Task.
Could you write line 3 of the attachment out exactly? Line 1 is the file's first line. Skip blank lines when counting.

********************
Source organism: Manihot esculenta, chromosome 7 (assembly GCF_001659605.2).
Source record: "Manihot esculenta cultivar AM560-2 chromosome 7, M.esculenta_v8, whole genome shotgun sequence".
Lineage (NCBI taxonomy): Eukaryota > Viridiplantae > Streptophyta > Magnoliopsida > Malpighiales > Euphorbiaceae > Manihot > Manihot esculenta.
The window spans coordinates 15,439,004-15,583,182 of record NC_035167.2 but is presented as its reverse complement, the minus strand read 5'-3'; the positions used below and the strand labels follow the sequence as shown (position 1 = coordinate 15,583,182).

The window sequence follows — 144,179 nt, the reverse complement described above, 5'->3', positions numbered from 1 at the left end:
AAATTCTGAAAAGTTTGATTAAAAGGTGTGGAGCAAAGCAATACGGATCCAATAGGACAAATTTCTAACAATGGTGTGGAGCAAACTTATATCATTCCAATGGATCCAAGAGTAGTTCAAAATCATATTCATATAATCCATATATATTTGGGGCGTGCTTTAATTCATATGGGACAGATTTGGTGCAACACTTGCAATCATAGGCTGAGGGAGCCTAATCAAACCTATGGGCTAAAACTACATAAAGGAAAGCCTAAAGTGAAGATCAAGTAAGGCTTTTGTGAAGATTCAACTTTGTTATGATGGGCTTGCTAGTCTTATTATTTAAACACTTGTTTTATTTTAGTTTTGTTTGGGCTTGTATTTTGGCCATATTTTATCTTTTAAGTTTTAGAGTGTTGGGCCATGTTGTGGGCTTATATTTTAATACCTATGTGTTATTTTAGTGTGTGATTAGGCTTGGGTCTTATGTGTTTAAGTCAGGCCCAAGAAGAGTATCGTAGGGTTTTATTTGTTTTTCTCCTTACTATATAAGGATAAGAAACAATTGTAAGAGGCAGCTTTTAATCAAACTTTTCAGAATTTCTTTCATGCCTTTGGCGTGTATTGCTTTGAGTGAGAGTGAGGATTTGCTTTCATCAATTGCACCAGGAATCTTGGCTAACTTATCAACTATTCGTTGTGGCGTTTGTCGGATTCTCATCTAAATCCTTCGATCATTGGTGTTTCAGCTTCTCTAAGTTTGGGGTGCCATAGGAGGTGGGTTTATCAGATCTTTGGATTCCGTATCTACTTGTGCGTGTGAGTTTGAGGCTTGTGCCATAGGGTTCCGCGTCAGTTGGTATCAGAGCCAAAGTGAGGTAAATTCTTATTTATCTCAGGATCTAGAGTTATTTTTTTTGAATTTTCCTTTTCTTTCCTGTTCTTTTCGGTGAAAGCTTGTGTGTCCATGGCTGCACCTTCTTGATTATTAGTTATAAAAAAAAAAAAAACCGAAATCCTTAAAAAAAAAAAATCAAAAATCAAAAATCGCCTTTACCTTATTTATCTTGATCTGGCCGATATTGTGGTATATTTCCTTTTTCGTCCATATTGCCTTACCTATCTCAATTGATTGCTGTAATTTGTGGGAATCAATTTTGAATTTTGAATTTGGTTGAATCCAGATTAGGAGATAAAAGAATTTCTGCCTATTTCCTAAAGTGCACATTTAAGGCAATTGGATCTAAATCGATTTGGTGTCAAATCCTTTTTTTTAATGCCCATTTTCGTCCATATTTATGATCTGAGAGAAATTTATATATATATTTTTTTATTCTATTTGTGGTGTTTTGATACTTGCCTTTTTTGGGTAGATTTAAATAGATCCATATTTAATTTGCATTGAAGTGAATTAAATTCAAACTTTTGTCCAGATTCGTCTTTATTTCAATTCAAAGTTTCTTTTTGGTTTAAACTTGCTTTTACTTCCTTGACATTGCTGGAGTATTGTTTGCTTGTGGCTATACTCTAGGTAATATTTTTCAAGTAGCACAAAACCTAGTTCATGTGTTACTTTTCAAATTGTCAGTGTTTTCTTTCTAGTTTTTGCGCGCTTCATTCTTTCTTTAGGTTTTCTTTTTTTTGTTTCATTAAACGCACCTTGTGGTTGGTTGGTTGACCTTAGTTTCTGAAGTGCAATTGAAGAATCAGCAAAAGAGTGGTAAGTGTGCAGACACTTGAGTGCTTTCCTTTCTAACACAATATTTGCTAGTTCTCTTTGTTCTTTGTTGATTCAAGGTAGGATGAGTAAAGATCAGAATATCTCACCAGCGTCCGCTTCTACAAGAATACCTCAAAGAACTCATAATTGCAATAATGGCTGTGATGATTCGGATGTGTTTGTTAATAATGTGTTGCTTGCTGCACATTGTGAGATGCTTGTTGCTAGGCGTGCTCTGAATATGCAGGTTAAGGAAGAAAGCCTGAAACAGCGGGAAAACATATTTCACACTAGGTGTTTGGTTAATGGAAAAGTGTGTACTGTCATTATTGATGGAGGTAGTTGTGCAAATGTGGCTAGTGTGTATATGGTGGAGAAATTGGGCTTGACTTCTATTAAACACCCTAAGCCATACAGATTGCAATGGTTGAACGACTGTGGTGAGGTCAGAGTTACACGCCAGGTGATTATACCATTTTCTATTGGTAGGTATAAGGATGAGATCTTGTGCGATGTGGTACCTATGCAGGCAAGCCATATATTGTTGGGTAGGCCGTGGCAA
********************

Lineage (NCBI taxonomy): Eukaryota > Viridiplantae > Streptophyta > Magnoliopsida > Malpighiales > Euphorbiaceae > Manihot > Manihot esculenta.